How Your Virtual Team Can “Crush It”
I’ve been working remotely with clients in faraway places for going on four years. Just lately I’ve been in discussions with a large nonprofit org about a work opportunity, and am mulling over what I’ve learned about working with and managing geographically decentralized teams. Hunting around for how others have put together best-practices guidelines, I found this deck from Kyra Cavanaugh, “fearless leader” of Chicagoland consultancy LifeMeetsWork — it’s really good, and contains not a word I haven’t found to be true in my experience:
Any problems I’ve had in teleworking — as both manager and manage-ee — have boiled down to process/systems failure, in establishing expectations, measuring performance, and inadequate communication. (Gee, that sounds pretty much like a list of what can go wrong in an onsite team….) Kyra puts great emphasis on how important it is to be deliberate about establishing clear protocol in all these areas:
- create a team operating agreement (I like the idea of borrowing some tricks from scrum and scrum-ban project-management frameworks, from the agile development world. scrum guidelines) and review/revise regularly;
- commit to setting goals and tracking performance (daily progress check-ins are, in my experience, often really helpful);
- adopt communications routines that establish a new sense of place — a “team culture,” shared online, so that all team members, whether on-site or off-, feel truly connected. Also, routines that will uncover and address frustrations — she includes a quote I love, “Don’t spend more than 30 seconds being angry without telling someone.”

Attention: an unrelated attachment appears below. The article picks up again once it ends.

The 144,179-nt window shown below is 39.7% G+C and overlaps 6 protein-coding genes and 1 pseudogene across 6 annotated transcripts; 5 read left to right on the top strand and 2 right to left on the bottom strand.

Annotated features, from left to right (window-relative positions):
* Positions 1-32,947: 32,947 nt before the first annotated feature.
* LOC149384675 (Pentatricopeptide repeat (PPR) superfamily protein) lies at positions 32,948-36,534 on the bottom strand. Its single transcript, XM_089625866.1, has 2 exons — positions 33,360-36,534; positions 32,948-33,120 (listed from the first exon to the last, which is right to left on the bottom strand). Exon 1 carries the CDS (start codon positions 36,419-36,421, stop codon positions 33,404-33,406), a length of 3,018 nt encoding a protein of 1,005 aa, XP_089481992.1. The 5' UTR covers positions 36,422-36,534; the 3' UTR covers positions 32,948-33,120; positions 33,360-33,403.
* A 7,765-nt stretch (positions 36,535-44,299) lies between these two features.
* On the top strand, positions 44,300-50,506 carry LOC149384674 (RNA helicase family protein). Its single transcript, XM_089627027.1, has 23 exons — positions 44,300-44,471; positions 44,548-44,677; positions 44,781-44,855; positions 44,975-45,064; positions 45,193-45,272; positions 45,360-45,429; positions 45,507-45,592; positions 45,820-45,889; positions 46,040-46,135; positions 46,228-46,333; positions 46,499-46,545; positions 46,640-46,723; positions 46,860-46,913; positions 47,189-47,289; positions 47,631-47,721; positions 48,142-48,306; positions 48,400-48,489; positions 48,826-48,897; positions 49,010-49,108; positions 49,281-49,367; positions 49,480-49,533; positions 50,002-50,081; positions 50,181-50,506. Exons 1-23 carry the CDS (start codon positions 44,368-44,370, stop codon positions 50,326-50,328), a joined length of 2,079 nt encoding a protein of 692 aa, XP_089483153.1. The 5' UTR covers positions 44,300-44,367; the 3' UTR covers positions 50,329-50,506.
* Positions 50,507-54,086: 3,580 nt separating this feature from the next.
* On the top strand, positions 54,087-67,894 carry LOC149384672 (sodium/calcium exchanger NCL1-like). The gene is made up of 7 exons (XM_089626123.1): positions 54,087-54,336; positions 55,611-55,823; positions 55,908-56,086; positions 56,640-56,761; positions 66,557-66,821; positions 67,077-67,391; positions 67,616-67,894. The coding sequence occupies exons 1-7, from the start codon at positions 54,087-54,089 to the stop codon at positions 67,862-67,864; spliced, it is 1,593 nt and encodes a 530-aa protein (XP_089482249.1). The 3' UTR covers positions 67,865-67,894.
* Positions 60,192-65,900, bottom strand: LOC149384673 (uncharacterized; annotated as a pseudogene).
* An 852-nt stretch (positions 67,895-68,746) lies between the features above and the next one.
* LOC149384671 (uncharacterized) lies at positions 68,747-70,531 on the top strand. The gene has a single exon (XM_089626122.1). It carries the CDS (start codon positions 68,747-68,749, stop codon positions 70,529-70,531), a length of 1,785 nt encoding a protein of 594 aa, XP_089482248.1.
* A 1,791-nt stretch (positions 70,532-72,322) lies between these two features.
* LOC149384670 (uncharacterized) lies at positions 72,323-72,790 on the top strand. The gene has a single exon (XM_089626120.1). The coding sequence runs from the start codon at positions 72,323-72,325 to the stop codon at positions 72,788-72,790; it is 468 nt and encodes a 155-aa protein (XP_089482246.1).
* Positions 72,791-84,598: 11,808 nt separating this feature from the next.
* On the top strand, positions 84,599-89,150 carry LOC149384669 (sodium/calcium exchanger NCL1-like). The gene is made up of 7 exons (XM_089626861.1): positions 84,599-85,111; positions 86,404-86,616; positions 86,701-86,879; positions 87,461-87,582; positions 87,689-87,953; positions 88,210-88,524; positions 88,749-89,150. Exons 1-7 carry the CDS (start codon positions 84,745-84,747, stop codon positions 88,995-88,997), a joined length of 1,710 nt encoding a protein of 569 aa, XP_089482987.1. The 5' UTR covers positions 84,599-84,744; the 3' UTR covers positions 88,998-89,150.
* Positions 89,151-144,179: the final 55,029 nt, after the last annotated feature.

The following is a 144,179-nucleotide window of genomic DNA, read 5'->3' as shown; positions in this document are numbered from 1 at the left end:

- pick a handful of web-based tools — project management, bugtracker, conferencing, whiteboard, “watercooler” (she mentions CampFire; I like Yammer a lot); wiki (for KM/documentation of process), etc. — and get the entirety of the team’s workflow onto these systems, without fail.
Lots more good stuff in her presentation. And what comes across is something I can only underscore (in heavy Sharpie, about three times): the only real difference between a smooth-running, kick-ass virtual team and a smooth-running, kick-ass on-site team is that, with the former, setting up and adhering to such principles and protocols has extra urgency. Whatever energy it takes to get the team off to a good start, get buy-in from every team member, and arrive at a point where you’ve got a close-knit group of people that trust one another and bear each other up, it’s worth it — because without that bond among the team, things can go south really fast and can be harder to fix than when team members are literally face-to-face with each other every day.
At the peak of his basketball stardom at Princeton, Bill Bradley was asked how he did the things he did — the eyes-in-the-back-of-his-head passes to teammates, the miracle shots — and he answered “You develop a sense of where you are.” You want each member of a virtual team to feel this way, too — set the bar there and do what you can to get there fast if you want a happy, engaged, productive virtual team.